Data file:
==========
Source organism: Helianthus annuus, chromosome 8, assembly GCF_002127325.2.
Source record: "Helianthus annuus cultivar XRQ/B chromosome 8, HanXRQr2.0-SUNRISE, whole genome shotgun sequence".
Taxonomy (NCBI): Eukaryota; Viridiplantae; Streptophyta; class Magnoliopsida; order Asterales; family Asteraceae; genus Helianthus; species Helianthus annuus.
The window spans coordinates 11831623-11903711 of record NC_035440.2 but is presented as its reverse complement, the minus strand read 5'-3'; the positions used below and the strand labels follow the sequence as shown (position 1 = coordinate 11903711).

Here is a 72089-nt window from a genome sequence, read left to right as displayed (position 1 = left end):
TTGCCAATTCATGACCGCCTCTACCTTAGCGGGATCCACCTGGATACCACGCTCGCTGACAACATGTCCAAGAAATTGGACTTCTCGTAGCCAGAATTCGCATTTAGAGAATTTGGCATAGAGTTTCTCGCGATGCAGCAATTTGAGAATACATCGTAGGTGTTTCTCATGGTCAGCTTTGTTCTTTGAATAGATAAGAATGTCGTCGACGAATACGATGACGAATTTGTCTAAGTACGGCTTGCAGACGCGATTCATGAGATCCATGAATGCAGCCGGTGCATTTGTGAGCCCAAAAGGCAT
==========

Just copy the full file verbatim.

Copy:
Source organism: Helianthus annuus, chromosome 8, assembly GCF_002127325.2.
Source record: "Helianthus annuus cultivar XRQ/B chromosome 8, HanXRQr2.0-SUNRISE, whole genome shotgun sequence".
Taxonomy (NCBI): Eukaryota; Viridiplantae; Streptophyta; class Magnoliopsida; order Asterales; family Asteraceae; genus Helianthus; species Helianthus annuus.
The window spans coordinates 11831623-11903711 of record NC_035440.2 but is presented as its reverse complement, the minus strand read 5'-3'; the positions used below and the strand labels follow the sequence as shown (position 1 = coordinate 11903711).

Here is a 72089-nt window from a genome sequence, read left to right as displayed (position 1 = left end):
TTGCCAATTCATGACCGCCTCTACCTTAGCGGGATCCACCTGGATACCACGCTCGCTGACAACATGTCCAAGAAATTGGACTTCTCGTAGCCAGAATTCGCATTTAGAGAATTTGGCATAGAGTTTCTCGCGATGCAGCAATTTGAGAATACATCGTAGGTGTTTCTCATGGTCAGCTTTGTTCTTTGAATAGATAAGAATGTCGTCGACGAATACGATGACGAATTTGTCTAAGTACGGCTTGCAGACGCGATTCATGAGATCCATGAATGCAGCCGGTGCATTTGTGAGCCCAAAAGGCAT